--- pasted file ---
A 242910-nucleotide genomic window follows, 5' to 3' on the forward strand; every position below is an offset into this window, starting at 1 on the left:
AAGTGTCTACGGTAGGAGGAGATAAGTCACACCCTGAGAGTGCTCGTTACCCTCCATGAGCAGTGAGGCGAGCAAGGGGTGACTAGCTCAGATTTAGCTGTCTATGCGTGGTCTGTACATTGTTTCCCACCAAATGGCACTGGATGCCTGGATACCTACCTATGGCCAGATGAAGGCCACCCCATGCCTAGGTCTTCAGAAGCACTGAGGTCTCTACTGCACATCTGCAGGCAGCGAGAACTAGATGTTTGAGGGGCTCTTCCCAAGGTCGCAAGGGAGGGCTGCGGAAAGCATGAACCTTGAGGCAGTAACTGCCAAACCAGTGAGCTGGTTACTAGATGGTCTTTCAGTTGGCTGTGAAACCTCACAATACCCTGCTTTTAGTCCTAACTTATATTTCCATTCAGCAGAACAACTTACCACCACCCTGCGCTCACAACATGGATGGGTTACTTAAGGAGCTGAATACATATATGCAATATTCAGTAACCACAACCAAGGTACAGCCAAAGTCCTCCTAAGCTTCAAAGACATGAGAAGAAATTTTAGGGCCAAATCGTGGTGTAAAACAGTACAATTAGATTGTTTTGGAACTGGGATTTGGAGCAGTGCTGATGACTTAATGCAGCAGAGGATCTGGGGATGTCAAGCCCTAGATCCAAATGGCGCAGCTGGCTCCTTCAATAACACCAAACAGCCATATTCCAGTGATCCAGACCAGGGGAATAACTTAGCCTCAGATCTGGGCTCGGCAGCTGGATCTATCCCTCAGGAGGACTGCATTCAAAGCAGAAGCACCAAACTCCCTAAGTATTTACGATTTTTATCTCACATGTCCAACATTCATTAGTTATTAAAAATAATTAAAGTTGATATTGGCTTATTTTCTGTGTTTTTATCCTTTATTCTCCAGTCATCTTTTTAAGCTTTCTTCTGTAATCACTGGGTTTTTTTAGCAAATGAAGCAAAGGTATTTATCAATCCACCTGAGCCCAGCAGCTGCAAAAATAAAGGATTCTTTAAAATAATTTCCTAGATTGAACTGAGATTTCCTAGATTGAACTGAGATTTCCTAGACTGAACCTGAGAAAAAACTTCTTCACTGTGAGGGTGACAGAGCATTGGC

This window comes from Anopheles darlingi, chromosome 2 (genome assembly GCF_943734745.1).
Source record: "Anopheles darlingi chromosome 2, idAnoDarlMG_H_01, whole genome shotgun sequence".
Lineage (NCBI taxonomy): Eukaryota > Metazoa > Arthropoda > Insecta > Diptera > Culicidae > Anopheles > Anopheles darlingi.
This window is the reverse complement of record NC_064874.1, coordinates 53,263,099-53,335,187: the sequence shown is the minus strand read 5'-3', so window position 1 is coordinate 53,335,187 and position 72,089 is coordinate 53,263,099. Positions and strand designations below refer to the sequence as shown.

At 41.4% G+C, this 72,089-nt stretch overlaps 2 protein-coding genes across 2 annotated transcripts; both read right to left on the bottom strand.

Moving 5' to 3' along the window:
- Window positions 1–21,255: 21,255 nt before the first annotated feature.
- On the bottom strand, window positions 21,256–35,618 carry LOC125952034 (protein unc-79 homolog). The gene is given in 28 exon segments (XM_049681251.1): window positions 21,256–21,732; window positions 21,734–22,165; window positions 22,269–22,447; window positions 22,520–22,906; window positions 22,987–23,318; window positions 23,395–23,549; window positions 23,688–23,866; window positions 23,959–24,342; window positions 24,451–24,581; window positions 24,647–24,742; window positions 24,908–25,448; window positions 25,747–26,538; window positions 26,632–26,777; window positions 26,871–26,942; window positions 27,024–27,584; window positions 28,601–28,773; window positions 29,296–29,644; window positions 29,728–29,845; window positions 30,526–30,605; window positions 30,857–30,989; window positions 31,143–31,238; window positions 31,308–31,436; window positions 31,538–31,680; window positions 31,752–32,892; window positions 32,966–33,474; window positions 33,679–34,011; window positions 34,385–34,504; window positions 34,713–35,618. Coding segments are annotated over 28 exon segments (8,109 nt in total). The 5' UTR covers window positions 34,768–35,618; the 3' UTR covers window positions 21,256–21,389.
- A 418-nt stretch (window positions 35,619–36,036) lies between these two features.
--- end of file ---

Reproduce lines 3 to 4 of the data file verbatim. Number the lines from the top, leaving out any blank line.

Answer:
This window comes from Anopheles darlingi, chromosome 2 (genome assembly GCF_943734745.1).
Source record: "Anopheles darlingi chromosome 2, idAnoDarlMG_H_01, whole genome shotgun sequence".